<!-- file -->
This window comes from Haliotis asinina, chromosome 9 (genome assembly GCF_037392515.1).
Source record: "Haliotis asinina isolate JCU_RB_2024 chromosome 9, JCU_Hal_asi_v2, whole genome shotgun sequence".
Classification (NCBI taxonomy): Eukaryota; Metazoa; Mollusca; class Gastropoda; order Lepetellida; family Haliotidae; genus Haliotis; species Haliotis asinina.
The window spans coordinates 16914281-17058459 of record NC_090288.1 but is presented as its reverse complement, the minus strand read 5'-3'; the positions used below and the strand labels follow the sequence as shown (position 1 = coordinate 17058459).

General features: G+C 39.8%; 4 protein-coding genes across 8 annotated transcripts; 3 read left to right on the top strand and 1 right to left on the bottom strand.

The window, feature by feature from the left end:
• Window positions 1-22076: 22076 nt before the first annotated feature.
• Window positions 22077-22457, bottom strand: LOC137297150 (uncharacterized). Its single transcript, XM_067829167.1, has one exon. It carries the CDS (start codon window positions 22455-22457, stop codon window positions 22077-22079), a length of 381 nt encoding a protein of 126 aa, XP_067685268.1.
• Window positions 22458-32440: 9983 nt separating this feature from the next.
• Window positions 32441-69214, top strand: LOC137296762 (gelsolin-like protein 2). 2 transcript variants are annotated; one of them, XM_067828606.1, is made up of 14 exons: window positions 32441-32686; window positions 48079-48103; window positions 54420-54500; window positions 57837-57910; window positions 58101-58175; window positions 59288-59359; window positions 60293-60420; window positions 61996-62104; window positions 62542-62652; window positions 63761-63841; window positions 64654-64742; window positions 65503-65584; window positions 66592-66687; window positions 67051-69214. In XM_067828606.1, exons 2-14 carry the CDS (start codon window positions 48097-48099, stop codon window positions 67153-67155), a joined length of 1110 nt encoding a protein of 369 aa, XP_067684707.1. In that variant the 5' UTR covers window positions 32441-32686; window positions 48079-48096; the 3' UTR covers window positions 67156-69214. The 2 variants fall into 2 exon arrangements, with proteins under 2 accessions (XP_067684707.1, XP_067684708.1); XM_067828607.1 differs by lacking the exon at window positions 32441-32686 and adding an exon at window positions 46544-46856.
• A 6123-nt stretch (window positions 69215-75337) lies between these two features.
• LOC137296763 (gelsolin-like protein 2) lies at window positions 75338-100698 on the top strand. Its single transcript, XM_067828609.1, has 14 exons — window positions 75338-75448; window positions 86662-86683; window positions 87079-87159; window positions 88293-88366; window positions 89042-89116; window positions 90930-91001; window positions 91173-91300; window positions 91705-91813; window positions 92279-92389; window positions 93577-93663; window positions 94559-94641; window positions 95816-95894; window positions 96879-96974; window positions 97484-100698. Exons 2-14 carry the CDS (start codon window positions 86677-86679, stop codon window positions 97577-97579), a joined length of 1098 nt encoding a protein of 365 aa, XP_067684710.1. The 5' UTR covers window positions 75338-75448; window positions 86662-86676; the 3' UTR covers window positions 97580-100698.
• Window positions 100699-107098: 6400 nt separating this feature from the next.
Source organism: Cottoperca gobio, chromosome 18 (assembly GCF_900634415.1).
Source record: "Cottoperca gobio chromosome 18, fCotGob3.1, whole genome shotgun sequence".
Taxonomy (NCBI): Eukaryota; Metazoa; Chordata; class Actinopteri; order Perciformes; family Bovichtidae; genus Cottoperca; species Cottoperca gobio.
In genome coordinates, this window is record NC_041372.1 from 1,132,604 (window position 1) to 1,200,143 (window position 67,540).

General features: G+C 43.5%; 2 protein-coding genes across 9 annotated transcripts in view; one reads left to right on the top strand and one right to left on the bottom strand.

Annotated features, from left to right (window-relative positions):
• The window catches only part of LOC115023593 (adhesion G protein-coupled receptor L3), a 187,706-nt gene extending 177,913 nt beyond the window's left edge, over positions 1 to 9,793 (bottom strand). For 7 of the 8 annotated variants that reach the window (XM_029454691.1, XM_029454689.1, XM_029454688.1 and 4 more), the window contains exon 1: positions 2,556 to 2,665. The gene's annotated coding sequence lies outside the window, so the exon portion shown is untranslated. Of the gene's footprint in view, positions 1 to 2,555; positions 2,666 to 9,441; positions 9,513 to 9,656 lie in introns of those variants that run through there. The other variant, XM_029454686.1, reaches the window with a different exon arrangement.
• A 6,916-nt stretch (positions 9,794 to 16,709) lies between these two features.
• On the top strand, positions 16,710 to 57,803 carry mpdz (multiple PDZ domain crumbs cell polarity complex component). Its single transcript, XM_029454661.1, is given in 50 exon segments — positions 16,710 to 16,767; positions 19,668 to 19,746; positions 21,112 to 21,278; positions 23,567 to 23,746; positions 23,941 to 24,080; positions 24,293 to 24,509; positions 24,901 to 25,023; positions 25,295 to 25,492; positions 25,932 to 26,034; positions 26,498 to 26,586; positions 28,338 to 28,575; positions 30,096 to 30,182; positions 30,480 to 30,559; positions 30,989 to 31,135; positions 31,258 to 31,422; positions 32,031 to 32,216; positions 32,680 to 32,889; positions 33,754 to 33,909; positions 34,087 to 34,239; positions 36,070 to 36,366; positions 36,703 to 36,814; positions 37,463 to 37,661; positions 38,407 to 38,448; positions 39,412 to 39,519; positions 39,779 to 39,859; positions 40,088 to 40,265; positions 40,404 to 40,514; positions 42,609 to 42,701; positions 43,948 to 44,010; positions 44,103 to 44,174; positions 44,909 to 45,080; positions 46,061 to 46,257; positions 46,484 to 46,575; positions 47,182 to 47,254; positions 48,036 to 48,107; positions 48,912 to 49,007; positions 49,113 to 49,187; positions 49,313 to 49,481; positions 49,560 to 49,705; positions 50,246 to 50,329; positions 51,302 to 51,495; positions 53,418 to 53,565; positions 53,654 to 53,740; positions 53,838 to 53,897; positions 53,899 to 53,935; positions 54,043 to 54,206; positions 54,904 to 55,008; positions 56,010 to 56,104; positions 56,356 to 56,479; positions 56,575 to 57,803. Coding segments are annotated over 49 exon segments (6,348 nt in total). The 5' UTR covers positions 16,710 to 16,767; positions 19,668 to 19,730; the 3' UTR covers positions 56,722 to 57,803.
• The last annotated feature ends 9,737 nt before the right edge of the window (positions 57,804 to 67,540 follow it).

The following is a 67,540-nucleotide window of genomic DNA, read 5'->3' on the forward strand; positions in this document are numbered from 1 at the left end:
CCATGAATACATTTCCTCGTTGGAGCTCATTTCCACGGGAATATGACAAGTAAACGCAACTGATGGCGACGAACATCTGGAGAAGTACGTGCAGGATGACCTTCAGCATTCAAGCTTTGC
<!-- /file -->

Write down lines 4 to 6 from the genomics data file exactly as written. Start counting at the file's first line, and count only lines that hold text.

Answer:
The window spans coordinates 16914281-17058459 of record NC_090288.1 but is presented as its reverse complement, the minus strand read 5'-3'; the positions used below and the strand labels follow the sequence as shown (position 1 = coordinate 17058459).

General features: G+C 39.8%; 4 protein-coding genes across 8 annotated transcripts; 3 read left to right on the top strand and 1 right to left on the bottom strand.

The window, feature by feature from the left end: